Our hearts are heavy for the families of the twenty children and six adults who left home last Friday morning, never to return; for Christmas presents unopened, for bar mitzvahs, high school graduations, and weddings that will never take place; for lives ordinary and extraordinary that will never be fully lived.

In the midst of our collective grief, a spark of hope emerges: on Sunday morning Ann Curry tweeted her intent to perform 20 mitzvahs/acts of kindness in memory of those who lost their lives on Friday – a tangible way to shift the focus from violence to healing.  Twitter users quickly modified the hashtag to #26Acts, to include the women who died in Sandy Hook Elementary School.  The idea spread to Facebook via a page which had received over 50,000 likes by Thursday night.  People left bouquets of flowers tucked under windshield wipers on randomly selected cars.  Library patrons opened their favorite books to discover a $5 bill or a gift card tucked inside.  Diners left 100% tips with the notation “#26Acts.”  Trash collectors were greeted with thank you cards, drawn with chubby crayons gripped tightly in the hands of children who were age-mates of most of those killed.

I share in this grief and draw strength from our impulse to turn tragedy into comfort and hope.  But my heart is also heavy for the 28th family grieving the loss of their loved one, ashamed, bewildered, and alone.  On the 26 Acts Facebook page, the suggestion that 26 Acts should be changed to 27 Acts, to include the mother of the shooter, was met with scornful comments like, “If you read . . .  up, SHE KNEW her son needed help, yet kept it quiet and to herself. . . . I completely disagree and so do a few of my friends when the news keeps saying ‘27 innocent lives were lost.’"

I have yet to hear any news report even suggest that the number of lives lost last Friday was 28.

I am, metaphorically, Adam Lanza’s sister.  Thirty-three years ago this spring my brother took the lives of two women in an act of violence brutal enough to make national news.*  It is easy to forget – or perhaps impossible to believe - that even those who act in ways that seem purely evil have people who love them.  Our grief at the tragedy is mingled with guilt, shame, disbelief and personal loss, and also with unbelievable isolation – our loved one the target of understandable hatred and anger, some of which is also aimed at us.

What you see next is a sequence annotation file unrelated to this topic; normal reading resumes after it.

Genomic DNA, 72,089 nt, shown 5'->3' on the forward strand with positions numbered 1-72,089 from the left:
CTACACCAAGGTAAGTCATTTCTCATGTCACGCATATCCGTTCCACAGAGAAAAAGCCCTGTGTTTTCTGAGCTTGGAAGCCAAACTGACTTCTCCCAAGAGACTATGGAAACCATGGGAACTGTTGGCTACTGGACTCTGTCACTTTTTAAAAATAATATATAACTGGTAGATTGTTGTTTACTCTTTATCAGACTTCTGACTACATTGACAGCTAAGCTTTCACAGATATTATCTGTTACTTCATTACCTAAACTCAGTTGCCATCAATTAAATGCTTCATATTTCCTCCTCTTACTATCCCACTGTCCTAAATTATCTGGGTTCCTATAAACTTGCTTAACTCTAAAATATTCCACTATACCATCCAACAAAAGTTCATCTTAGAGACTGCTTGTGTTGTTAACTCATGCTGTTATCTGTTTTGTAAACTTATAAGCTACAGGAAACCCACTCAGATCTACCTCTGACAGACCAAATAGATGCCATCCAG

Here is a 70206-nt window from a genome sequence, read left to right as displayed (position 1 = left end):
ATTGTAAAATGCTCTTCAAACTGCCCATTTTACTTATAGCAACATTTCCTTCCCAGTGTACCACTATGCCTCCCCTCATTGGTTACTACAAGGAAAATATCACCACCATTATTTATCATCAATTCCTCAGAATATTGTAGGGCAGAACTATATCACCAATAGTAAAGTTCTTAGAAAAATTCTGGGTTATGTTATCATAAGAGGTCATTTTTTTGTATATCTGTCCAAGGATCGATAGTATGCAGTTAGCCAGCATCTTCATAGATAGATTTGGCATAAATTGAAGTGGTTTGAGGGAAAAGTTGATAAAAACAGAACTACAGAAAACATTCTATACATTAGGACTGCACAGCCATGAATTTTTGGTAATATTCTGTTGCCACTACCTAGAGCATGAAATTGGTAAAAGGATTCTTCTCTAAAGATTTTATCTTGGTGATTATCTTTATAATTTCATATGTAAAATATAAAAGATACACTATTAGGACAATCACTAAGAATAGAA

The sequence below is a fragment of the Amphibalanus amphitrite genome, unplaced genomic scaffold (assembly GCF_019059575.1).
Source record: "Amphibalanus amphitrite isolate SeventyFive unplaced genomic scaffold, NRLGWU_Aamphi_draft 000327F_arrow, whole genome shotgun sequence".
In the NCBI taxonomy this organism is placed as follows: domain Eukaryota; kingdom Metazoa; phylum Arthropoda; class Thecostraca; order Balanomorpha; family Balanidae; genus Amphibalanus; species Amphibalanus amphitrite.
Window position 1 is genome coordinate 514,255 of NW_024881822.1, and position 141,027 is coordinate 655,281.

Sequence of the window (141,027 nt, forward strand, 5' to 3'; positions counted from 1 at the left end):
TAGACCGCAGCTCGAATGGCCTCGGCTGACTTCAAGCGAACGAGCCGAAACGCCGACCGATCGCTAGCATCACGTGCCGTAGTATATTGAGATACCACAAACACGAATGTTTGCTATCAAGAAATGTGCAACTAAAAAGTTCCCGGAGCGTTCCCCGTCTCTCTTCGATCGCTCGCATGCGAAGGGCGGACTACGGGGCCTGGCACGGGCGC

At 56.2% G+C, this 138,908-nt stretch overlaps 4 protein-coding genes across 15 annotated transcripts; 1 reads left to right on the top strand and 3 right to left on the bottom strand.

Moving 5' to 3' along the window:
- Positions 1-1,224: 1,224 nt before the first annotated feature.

As I struggled to reconcile the gentle, imaginative, funny, and beloved brother I knew with the person who was capable of perpetrating such violence, our family was given an almost unimaginable gift – the loving witness and continued friendship of the family of one of my brother’s victims; the acknowledgement that we both had lost loved ones, made concrete the next day by members of Janet’s family with this simple gesture:  “[O]n that Sunday morning   ‘. . . There were two flowers in the front of our sanctuary for us to view as we gathered for worship -- one for the victim and one for the accused, put there by the victim's family’”

So it was with trepidation that I typed #28Acts in the Twitter search box last night, expecting to encounter stronger, more negative, reactions than the ones I found responding to the suggestion that the shooter’s mother should be included.  Instead, I found only love and compassion for the Lanza family and the acknowledgement that Peter and Ryan had lost a son and brother, respectively.  That gives me hope that they, too, will find some small measure of peace and comfort knowing that there are those who acknowledge their loss and share their grief.



*To answer some of the unanswered questions - My brother did not take his own life – but in a large sense his life ended that day.  He was convicted, sentenced to be executed, and spent 2 decades on death row.  His sentence was overturned approximately 36 hours before his scheduled electrocution.  Largely in response to the requests of all of the family members of one of his victims, and the closest family members of the other, he was resentenced to life without parole.

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Copyright © 2012 Nancy Reeves; available under the Creative Commons Attribution-NonCommercial-ShareAlike License.

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